Jason had some other comic books that he finished reading and decided to give to me to use however I see fit. He even said that I could sell them for all he cared. I thought that I would slowly work on a text to describe them.
He gave me four issues of an anthology series called Open Space. I haven’t been able to dig up any real information other than that it was a short-lived series from Marvel which paired known science-fiction prose writers of the time with different comic artists. It was an anthology of different short stories loosely connected by settings, entities, characters, and motifs.
Obviously, given the inherent uneven nature of genre anthologies, some stories are bound to be better than others. The artwork is similarly varied; sometimes it looks off-kilter and cartoonish and sometimes it looks painterly and lush. Still I have to respect that Marvel tried to put out straightforward science fiction that makes real efforts to examine human nature and society.
A more distinctly pulpish bit of sci-fi is Martha Washington Saves the World. This isn’t like Abraham Lincoln Vampire Hunter—this comic features a very different Martha Washington, a captain in the distant future. This comic is written by Frank Miller (the same Frank Miller whose recent turns in writing and personality have been well-documented) and illustrated by Dave Gibbons (who is best known for illustrating Watchmen).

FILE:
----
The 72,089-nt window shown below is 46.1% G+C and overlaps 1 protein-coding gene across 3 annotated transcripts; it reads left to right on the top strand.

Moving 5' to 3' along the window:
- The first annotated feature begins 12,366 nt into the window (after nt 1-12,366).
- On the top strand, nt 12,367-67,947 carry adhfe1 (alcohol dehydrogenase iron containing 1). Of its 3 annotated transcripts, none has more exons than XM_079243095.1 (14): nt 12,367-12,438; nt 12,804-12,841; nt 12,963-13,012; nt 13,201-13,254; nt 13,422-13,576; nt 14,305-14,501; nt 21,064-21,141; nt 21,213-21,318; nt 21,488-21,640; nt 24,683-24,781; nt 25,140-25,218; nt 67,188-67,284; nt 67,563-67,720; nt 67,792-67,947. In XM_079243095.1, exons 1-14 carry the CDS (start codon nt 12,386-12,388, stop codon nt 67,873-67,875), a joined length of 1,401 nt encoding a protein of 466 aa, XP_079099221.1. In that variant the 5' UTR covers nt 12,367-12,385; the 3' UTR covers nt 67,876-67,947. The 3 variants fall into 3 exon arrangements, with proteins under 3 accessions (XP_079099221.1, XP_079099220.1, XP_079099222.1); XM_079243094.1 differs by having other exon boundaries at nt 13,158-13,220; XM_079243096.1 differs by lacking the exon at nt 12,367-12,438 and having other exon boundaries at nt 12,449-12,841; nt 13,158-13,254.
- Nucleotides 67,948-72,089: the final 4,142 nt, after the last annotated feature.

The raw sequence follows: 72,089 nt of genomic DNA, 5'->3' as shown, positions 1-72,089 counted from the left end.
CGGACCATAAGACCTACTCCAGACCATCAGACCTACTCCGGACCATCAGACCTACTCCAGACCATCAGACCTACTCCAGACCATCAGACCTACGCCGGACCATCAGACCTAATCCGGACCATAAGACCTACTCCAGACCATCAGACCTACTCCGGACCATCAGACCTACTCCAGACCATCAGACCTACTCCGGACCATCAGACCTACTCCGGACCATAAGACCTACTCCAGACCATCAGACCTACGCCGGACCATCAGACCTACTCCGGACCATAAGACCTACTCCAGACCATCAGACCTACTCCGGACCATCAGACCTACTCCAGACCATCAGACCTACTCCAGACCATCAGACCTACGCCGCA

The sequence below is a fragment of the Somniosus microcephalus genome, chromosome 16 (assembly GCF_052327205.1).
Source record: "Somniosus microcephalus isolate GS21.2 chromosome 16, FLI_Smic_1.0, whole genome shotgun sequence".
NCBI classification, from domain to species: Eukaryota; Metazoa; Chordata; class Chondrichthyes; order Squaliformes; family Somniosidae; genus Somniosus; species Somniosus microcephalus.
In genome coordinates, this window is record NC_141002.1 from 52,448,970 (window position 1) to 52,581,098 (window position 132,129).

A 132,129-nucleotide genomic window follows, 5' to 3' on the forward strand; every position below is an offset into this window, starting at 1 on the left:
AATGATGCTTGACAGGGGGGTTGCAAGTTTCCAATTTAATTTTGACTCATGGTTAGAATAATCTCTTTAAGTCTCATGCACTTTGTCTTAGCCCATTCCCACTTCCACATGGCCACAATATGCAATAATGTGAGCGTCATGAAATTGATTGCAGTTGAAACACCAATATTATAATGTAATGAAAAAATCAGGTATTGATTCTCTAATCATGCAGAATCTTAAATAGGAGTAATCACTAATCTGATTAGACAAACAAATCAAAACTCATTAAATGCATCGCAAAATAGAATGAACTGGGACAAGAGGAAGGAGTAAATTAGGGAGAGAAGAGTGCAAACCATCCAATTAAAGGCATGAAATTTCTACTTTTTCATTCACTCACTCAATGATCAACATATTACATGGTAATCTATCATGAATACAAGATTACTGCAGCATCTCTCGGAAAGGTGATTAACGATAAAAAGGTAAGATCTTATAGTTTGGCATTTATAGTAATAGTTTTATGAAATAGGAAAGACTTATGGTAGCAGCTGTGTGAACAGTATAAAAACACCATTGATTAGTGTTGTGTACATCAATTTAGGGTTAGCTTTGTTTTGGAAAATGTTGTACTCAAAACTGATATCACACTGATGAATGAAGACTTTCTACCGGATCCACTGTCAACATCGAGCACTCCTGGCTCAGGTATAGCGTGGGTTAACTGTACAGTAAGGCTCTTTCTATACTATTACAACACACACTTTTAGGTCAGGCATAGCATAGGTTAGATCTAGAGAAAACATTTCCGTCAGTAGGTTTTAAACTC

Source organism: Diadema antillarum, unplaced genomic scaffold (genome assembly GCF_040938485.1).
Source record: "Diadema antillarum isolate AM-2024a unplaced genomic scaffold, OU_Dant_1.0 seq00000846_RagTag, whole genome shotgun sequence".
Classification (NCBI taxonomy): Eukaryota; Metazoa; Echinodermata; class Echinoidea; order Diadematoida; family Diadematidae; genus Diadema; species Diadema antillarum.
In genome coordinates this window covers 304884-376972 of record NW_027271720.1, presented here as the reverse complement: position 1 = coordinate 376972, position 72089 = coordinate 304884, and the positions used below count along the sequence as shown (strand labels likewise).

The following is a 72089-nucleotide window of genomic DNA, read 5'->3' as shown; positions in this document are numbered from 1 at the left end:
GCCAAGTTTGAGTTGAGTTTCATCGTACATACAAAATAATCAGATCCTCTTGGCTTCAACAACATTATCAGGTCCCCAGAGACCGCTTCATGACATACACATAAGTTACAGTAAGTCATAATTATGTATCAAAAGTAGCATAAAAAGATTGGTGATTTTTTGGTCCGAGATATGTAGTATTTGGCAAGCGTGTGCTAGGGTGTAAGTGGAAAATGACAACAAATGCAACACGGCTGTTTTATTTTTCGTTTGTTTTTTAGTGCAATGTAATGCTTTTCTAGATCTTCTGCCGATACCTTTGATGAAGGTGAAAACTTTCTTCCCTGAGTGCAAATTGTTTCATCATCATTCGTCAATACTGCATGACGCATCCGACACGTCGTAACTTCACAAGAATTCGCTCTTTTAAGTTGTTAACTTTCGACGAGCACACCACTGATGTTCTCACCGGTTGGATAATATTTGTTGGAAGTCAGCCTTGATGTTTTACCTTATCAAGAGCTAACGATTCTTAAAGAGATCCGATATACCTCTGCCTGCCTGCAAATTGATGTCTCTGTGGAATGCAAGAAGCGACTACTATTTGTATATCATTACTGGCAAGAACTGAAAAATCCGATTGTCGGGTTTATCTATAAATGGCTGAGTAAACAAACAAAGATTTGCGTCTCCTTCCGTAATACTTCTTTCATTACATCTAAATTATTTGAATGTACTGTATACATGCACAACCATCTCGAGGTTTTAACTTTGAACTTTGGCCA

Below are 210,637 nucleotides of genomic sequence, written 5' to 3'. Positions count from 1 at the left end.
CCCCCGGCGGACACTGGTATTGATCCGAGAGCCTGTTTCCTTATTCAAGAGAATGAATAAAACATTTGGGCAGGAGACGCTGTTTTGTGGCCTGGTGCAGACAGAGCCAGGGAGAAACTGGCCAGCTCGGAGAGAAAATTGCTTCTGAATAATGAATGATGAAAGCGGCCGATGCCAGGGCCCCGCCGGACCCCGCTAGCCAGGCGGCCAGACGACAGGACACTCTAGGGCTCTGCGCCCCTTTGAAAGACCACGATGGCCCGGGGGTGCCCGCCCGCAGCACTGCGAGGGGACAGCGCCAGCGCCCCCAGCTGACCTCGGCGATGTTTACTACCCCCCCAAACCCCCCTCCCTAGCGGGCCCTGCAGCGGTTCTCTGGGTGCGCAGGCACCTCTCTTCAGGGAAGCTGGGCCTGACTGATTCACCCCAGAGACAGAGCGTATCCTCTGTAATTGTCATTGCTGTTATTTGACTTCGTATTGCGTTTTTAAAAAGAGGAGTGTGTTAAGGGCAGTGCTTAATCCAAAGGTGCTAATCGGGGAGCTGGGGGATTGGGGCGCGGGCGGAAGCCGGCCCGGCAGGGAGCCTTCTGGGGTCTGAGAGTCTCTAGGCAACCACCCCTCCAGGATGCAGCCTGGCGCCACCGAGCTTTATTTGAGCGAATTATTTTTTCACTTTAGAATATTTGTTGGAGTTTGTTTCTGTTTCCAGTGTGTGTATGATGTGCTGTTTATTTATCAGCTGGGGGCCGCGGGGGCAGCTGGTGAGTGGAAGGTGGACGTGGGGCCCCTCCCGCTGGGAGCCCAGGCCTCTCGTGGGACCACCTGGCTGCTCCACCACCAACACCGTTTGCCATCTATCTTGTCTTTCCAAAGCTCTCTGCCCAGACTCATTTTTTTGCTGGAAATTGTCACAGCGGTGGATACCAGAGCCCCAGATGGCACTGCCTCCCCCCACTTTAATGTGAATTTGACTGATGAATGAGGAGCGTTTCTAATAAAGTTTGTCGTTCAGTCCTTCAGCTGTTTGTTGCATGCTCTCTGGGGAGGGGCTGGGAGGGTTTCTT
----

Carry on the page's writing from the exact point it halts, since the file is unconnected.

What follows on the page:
The plot deals with a worldwide artificial intelligence that goes rouge and attempts to enslave humanity. There isn’t much to say beyond that without spoiling any of the plot’s details. It’s a basic pulp sci-fi adventure anyway. However, I’m sure that many of you might like to see a black heroine, a surprisingly respectfully written one given Frank Miller’s current reputation.
Next up is Terminator: the Burning Earth. As the title implies, it is connected to the motion picture The Terminator. This comic is meant to tell the story of John Connor’s final battle against Skynet’s machines. Actually, I didn’t see much of a story aside from a ragtag group of rebels going into an archenemy’s hideout before said archenemy destroys everything. The characters feel like a bunch of ordinary stock characters. The comic is much like a stereotypical big dumb action movie. It is notable, however, for having the first published work of the respected painter Alex Ross; even this very early work shows a solid painterly style.